A tribute to and a lament for Marshall McLuhan.¬† Five days a week, Tuesday through Saturday,¬†I present one of McLuhan‚Äôs observations and talk about its relevance today.¬† 300 ideas. 300 days.¬† 300 posts.
Marshall (June, 1951, age 39).¬†¬†¬† Nobody wants to talk.
I was writing to Pound about this.¬† Nobody wants to talk.¬† Not business men.¬† Not teachers.¬† Everyone distrusts talk.¬† They‚Äôre afraid of what they will discover.¬† That they‚Äôre lives are vacuous.¬† That‚Äôs why they turn the mirror to the wall
Me (October 2009, age 57).¬†¬† Conversation still isn‚Äôt happening
Talk was the way McLuhan thought things through and thought things new, by talking it out.¬† His conversations tended to be one sided.¬† (Someone once said that McLuhan was very polite in conversation.¬† He always waited for your lips to stop moving before he started to speak.)
Conversation can mean many things: ‚Äútalk, intercourse, communion, communication, discourse, conference and colloquy.‚ÄĚ¬† But the meaning I have in mind is an exchange, a give and take, a two way street.¬† If it‚Äôs all one way it‚Äôs not an exchange; it‚Äôs an unloading, a filling up, a release, an exploration, a lecture.¬† It can be therapeutic, you can learn things, but it‚Äôs not n interaction.¬† Interactions are potentially dangerous things.¬† As McLuhan suggests you may find out things you don‚Äôt like.¬† There may be winners and losers. ¬†Something new may be revealed and what‚Äôs new is not typically comforting and comfortable.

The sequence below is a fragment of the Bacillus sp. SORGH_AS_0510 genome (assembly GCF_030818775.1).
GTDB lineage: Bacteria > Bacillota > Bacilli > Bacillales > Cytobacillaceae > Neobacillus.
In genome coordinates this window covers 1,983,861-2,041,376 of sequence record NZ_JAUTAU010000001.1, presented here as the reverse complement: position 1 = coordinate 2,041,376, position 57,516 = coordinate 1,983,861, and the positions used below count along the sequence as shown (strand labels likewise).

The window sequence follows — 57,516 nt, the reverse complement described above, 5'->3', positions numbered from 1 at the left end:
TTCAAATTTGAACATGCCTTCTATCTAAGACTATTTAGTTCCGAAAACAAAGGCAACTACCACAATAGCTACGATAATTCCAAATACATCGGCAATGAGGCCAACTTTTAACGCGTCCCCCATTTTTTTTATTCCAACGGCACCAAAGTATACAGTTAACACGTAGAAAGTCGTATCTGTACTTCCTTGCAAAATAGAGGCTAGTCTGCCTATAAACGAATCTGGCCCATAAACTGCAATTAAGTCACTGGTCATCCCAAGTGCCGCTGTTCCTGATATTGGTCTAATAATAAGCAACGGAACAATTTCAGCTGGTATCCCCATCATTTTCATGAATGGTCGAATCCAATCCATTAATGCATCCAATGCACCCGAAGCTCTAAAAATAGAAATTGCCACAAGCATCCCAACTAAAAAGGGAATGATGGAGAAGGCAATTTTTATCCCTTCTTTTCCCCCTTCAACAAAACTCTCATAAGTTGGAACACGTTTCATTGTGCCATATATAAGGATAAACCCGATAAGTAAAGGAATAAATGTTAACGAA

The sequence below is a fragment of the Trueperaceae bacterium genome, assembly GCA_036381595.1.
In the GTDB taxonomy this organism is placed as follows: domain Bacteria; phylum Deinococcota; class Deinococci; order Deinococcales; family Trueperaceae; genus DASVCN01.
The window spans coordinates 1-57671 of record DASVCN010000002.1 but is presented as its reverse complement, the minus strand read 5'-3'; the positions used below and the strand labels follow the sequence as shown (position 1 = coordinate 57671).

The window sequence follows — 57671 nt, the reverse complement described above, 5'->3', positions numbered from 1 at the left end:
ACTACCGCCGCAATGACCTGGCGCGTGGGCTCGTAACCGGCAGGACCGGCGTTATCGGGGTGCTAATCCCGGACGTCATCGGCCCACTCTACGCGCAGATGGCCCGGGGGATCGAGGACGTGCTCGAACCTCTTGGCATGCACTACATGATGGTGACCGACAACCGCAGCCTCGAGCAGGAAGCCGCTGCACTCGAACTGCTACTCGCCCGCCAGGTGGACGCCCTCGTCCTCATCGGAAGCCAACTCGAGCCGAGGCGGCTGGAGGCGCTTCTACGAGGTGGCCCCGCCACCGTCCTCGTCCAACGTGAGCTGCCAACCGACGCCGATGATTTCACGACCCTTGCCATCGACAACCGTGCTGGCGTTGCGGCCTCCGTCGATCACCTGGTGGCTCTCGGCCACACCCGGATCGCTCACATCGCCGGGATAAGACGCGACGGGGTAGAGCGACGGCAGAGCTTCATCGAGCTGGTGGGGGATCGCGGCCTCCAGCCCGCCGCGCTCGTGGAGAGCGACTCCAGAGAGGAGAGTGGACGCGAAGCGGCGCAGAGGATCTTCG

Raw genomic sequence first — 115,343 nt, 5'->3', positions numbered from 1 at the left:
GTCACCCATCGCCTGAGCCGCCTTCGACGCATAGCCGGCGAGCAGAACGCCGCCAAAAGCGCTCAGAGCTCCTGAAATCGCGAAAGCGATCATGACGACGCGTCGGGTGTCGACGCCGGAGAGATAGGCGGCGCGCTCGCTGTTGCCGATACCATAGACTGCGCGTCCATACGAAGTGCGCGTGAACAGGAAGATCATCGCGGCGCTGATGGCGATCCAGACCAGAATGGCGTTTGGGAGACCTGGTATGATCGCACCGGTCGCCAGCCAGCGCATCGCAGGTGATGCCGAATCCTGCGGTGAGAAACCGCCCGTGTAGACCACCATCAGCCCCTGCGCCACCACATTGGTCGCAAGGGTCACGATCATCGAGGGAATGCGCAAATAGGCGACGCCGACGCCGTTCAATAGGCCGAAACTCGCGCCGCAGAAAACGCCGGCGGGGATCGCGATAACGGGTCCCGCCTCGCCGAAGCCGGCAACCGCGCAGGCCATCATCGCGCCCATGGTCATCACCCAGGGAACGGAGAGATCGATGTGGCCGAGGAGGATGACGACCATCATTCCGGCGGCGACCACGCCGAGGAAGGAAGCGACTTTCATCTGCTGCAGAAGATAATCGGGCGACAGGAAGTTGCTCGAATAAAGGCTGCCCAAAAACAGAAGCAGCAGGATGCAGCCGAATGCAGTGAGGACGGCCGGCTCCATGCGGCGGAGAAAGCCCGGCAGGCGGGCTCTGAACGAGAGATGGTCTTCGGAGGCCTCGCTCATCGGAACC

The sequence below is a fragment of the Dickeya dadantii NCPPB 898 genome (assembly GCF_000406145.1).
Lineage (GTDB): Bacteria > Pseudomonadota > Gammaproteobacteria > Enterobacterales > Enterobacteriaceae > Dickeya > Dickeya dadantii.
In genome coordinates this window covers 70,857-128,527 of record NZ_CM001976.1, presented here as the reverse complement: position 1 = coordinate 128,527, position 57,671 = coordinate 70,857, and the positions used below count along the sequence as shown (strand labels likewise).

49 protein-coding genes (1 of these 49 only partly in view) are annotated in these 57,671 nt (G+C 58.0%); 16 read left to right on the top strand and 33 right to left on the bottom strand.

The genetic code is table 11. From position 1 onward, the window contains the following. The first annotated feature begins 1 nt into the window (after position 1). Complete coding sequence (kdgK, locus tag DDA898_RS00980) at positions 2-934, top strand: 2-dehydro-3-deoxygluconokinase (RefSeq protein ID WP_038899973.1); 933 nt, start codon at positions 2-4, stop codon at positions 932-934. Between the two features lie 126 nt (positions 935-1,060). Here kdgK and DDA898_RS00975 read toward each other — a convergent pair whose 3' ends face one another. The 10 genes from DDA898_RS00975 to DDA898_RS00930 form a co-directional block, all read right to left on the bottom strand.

What kinds of conversations do you have?¬† How many are really just the sharing of feelings?¬† How many degenerate into lectures.¬† When you lecture who learns more, you or the person you‚Äôre lecturing to?
Cordially, Marshall and Me
Reading for this post
The Letters of Marshall McLuhan. Selected and edited by Matie Molinaro, Corinne McLuhan, and William Toye. Toronto: Oxford University Press, 1987, p. 227.
‚ÄúConversation,‚ÄĚ in Webster‚Äôs New Twentieth Century Dictionary. Second edition, 1958.